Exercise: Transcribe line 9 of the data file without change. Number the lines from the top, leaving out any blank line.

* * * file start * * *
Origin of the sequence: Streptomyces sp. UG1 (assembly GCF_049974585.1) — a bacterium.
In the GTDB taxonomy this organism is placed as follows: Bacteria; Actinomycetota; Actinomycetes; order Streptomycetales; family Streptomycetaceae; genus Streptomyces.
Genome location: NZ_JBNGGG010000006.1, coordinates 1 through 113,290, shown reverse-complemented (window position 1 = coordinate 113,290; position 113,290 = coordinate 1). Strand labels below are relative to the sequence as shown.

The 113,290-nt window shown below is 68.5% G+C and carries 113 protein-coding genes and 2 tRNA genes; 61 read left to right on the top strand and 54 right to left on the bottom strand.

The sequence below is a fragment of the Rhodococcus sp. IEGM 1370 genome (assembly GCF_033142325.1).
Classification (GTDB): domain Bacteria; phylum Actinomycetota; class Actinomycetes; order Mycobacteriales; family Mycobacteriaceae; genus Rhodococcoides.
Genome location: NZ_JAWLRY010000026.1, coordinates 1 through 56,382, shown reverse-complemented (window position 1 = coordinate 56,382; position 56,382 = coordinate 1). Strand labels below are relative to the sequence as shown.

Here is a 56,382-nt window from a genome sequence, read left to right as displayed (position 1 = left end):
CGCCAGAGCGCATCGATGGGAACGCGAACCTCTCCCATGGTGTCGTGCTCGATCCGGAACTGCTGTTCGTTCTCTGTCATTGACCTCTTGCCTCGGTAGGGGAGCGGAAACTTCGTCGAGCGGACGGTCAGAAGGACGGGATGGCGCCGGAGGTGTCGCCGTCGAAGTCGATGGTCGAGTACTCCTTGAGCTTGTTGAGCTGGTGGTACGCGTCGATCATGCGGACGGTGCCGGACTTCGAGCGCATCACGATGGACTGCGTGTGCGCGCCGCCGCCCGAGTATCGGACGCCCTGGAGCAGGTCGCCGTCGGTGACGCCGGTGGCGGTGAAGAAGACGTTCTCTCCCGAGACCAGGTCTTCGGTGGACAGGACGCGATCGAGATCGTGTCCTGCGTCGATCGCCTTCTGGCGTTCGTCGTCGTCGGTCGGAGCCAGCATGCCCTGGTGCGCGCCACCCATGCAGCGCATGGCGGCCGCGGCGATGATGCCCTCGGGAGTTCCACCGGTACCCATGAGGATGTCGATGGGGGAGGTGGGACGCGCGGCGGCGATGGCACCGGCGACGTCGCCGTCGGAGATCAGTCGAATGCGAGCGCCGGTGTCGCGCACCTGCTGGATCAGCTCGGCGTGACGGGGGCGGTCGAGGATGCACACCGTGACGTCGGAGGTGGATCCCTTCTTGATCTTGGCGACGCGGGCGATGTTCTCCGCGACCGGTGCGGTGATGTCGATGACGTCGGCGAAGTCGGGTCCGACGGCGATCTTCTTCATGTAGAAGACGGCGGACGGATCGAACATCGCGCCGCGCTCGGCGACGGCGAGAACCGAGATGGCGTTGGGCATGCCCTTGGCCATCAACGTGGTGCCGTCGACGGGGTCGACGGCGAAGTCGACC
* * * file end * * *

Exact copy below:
CGCCAGAGCGCATCGATGGGAACGCGAACCTCTCCCATGGTGTCGTGCTCGATCCGGAACTGCTGTTCGTTCTCTGTCATTGACCTCTTGCCTCGGTAGGGGAGCGGAAACTTCGTCGAGCGGACGGTCAGAAGGACGGGATGGCGCCGGAGGTGTCGCCGTCGAAGTCGATGGTCGAGTACTCCTTGAGCTTGTTGAGCTGGTGGTACGCGTCGATCATGCGGACGGTGCCGGACTTCGAGCGCATCACGATGGACTGCGTGTGCGCGCCGCCGCCCGAGTATCGGACGCCCTGGAGCAGGTCGCCGTCGGTGACGCCGGTGGCGGTGAAGAAGACGTTCTCTCCCGAGACCAGGTCTTCGGTGGACAGGACGCGATCGAGATCGTGTCCTGCGTCGATCGCCTTCTGGCGTTCGTCGTCGTCGGTCGGAGCCAGCATGCCCTGGTGCGCGCCACCCATGCAGCGCATGGCGGCCGCGGCGATGATGCCCTCGGGAGTTCCACCGGTACCCATGAGGATGTCGATGGGGGAGGTGGGACGCGCGGCGGCGATGGCACCGGCGACGTCGCCGTCGGAGATCAGTCGAATGCGAGCGCCGGTGTCGCGCACCTGCTGGATCAGCTCGGCGTGACGGGGGCGGTCGAGGATGCACACCGTGACGTCGGAGGTGGATCCCTTCTTGATCTTGGCGACGCGGGCGATGTTCTCCGCGACCGGTGCGGTGATGTCGATGACGTCGGCGAAGTCGGGTCCGACGGCGATCTTCTTCATGTAGAAGACGGCGGACGGATCGAACATCGCGCCGCGCTCGGCGACGGCGAGAACCGAGATGGCGTTGGGCATGCCCTTGGCCATCAACGTGGTGCCGTCGACGGGGTCGACGGCGAAGTCGACC